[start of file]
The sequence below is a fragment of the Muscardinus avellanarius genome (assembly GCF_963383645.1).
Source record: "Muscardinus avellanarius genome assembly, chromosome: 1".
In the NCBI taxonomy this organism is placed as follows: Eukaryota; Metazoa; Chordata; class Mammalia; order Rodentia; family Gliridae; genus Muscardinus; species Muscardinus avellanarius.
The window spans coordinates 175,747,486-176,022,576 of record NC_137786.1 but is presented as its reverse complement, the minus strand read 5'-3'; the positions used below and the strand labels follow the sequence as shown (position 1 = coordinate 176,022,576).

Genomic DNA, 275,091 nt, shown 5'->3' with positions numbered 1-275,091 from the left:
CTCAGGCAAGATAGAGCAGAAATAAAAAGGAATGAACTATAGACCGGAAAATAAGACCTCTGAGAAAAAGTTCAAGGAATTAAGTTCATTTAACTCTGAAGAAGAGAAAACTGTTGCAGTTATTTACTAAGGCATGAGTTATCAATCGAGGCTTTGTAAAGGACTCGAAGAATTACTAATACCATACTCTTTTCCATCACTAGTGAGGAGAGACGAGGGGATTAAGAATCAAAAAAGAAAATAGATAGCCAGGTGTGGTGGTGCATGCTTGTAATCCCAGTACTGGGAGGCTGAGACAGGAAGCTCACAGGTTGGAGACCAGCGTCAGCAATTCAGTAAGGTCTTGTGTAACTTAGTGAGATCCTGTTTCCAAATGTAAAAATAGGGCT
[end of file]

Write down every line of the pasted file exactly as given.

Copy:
The sequence below is a fragment of the Muscardinus avellanarius genome (assembly GCF_963383645.1).
Source record: "Muscardinus avellanarius genome assembly, chromosome: 1".
In the NCBI taxonomy this organism is placed as follows: Eukaryota; Metazoa; Chordata; class Mammalia; order Rodentia; family Gliridae; genus Muscardinus; species Muscardinus avellanarius.
The window spans coordinates 175,747,486-176,022,576 of record NC_137786.1 but is presented as its reverse complement, the minus strand read 5'-3'; the positions used below and the strand labels follow the sequence as shown (position 1 = coordinate 176,022,576).

Genomic DNA, 275,091 nt, shown 5'->3' with positions numbered 1-275,091 from the left:
CTCAGGCAAGATAGAGCAGAAATAAAAAGGAATGAACTATAGACCGGAAAATAAGACCTCTGAGAAAAAGTTCAAGGAATTAAGTTCATTTAACTCTGAAGAAGAGAAAACTGTTGCAGTTATTTACTAAGGCATGAGTTATCAATCGAGGCTTTGTAAAGGACTCGAAGAATTACTAATACCATACTCTTTTCCATCACTAGTGAGGAGAGACGAGGGGATTAAGAATCAAAAAAGAAAATAGATAGCCAGGTGTGGTGGTGCATGCTTGTAATCCCAGTACTGGGAGGCTGAGACAGGAAGCTCACAGGTTGGAGACCAGCGTCAGCAATTCAGTAAGGTCTTGTGTAACTTAGTGAGATCCTGTTTCCAAATGTAAAAATAGGGCT